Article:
This summit held under the theme, “Africa Climate Summit 2023: Driving Green Growth & Climate Finance Solutions for Africa and the World” attracted a host of African and external guests, and including representatives of civil society and non-state organizations. The governmental leaders met for three days while the entire week was dedicated to the current situation and potential solutions.
With high optimism, the first summit held in Nairobi, Kenya, early September was primarily to review and systematize possible options African nations have to finance climate change, and on the other way, nature and its inherent resources in the continent. Kenyan President William Ruto made the summit’s aim very clear his speech – to discuss how to fund the challenges posed by climate change.
Ruto further envisioned a “future where Africa finally steps into the stage as an economic and industrial power, an effective and positive actor on a global arena” and unreservedly boasted the availability of the young population, to take advantage of the vast renewable potential and natural resources.
Ruto’s narratives at the conference dealt with the fact that Africa is acutely vulnerable to the growing impacts of climate change, and consequently made a strategic call for accelerating funding in Africa. At the end of the summit, the narratives appealing to the international community to help achieve that goal by easing the continent’s crushing debt burden and reforming the global financial system to unblock investment was finally incorporated into the final declaration.
Prior to the declaration, it was broadly noted that Africa has an “unparalleled opportunity” to benefit from the fight against global warming but needed massive investment to unlock its potential as Nairobi hosts a landmark climate summit focusing on the continent. “The overarching theme… is the unparalleled opportunity that climate action represents for Africa,” Ruto said in his opening address, while further stressing for trillions of dollars from the international community to unblock financing for Africa.
It is always puzzling, Africa has all the resources. Africa needs external funds. African leaders have savings in foreign banks. Yet, Africa is poor to the bone-marrow, complaints of dearth of finance, and despite the abundance of natural resources in the continent. In order to rebuild confidence, African Union Commission head, Moussa Faki Mahamat, was straight to the point in his demand – wielding his French tongue and some tiredness or frustration – on behalf of the 54-member states, that the international investment must be “massively scaled up to enable commitments to be turned into actions across the continent of Africa.”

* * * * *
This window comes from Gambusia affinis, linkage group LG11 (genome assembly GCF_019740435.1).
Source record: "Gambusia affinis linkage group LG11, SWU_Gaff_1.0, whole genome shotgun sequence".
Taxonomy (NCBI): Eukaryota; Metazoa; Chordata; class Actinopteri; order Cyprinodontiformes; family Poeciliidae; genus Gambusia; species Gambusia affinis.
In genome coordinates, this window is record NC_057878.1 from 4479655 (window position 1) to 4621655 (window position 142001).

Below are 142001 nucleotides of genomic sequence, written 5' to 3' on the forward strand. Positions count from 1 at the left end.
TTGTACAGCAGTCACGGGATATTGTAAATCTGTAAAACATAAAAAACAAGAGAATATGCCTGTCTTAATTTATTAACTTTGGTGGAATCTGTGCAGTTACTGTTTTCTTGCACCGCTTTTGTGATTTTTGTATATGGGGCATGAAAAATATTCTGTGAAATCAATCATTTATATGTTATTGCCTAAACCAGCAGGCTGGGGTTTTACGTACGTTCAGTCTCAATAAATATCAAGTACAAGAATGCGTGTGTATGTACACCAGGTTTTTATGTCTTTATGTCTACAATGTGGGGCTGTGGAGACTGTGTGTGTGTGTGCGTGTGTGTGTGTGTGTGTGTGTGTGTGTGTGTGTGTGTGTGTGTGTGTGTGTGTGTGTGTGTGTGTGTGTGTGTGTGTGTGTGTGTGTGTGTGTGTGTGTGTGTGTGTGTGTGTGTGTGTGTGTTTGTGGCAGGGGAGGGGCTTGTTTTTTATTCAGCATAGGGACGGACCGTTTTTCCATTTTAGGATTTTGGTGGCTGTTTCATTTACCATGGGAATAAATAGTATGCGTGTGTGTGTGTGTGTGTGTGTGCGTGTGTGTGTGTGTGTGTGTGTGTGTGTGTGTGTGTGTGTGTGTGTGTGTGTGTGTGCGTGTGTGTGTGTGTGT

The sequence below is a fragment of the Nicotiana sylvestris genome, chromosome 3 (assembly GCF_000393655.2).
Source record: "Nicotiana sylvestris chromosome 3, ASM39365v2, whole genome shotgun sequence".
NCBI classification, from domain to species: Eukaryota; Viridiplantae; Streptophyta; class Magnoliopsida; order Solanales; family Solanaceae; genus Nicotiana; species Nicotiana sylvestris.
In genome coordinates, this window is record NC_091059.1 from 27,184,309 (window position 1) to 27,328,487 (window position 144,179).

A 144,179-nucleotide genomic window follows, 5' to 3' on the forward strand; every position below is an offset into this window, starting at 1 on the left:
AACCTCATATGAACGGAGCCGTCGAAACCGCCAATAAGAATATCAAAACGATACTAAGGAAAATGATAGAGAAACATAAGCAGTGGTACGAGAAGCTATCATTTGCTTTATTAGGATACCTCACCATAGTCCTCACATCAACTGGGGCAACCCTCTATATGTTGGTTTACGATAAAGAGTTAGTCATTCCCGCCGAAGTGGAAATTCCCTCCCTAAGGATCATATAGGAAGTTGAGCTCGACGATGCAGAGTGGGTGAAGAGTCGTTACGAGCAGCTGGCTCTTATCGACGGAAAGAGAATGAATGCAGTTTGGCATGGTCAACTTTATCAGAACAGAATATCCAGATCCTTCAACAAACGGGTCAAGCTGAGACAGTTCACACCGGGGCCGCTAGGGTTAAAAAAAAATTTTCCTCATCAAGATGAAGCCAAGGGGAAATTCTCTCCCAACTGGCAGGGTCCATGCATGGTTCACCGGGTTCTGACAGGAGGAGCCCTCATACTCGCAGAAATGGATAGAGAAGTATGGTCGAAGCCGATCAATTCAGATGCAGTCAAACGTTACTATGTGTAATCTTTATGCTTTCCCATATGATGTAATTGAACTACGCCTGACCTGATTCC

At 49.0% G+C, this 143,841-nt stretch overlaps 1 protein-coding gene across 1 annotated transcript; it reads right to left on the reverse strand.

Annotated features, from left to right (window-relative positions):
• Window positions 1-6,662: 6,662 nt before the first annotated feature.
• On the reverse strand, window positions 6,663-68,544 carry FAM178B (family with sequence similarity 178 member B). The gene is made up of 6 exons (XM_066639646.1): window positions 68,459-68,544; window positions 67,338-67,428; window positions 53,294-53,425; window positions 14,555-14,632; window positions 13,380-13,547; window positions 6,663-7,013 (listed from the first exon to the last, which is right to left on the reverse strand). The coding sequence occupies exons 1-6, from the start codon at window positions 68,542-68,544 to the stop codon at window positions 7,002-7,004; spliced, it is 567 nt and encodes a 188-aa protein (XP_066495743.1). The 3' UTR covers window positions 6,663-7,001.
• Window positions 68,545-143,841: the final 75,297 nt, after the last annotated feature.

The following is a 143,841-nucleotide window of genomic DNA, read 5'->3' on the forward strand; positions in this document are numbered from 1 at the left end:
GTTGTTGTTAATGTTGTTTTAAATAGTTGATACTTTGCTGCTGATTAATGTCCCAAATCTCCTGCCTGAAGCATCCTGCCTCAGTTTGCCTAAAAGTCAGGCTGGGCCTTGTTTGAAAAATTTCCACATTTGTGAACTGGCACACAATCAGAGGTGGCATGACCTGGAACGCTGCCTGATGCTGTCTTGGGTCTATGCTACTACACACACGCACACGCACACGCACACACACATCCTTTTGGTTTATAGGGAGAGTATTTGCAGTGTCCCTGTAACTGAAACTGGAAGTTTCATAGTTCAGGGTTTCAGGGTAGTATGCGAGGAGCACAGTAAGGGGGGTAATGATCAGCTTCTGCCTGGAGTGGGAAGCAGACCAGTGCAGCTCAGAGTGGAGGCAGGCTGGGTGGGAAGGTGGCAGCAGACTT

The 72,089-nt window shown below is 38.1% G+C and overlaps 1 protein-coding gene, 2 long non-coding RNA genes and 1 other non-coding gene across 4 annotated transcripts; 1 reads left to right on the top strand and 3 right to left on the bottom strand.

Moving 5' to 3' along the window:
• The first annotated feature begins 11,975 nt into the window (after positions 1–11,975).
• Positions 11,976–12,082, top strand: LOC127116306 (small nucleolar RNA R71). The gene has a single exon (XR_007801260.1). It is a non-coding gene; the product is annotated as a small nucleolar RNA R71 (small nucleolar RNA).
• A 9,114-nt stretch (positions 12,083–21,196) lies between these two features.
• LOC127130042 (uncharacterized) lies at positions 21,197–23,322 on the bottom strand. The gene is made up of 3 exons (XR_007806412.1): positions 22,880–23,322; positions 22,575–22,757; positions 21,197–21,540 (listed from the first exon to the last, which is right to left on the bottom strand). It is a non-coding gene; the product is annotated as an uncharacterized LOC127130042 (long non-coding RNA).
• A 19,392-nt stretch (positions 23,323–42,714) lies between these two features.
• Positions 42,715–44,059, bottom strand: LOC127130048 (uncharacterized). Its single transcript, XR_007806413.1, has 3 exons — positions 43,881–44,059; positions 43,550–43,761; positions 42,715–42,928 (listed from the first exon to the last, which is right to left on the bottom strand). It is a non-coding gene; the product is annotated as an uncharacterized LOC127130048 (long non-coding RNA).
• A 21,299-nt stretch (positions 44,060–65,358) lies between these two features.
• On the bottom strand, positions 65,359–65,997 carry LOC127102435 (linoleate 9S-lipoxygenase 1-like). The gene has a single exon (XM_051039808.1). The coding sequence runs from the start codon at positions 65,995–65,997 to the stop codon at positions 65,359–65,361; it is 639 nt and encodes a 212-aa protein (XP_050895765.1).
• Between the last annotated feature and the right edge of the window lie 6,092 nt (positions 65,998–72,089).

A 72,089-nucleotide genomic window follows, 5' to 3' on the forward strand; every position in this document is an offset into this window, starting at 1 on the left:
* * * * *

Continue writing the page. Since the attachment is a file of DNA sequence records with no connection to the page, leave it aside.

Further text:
While demanding sweeping changes to the global financial system, Moussa Mahamat also announced that the summit would become a regular event and be held every two years.
Among most of the speakers, Eritrean President Isaias Afwerki’s remarks seemingly carried different weighty significance. “Climate change poses, by all accounts, one of the most pressing challenges of our times. Its impact in Africa will be immensely aggravated; compounded as it is by a host of other major hurdles,” he said.
“The policies we articulate, and implementation mechanisms we map out, at the individual national level will not provide the primary panacea to this global challenge,” noted Afwerki, but added that, in this context, Africa can tap and incorporate the numerous scientific measures undertaken by global players in the field to bolster its purposeful mitigation measures.
While concluding his talk at the gathering, he reminded the necessity for Africa to mobilize its own resources rather than extend hands for handouts that may aggravate the existing situation by inviting interference and corrupt practices, mobilizing inside resources will be enabling and motivating creativity at the level of the continent.
Isaias Afwerki urged everyone to not be attracted by the billions that are being promised by so called donors. Rather, better to mobilize resources and get away from this dependency that will definitely compromise everything at the level of the continent.
Despite potential internal and external hurdles to scaling up funds, one report co-authored by Executive Secretary at the UN Economic Commission for Africa, Vera Songwe, concluded that multilateral development banks’ climate finance must triple within five years, from US$60 bln to US$180 bln, to help developing economies globally cope with global warming. Annual climate finance flows in Africa stand at only US$30 billion at the moment, however.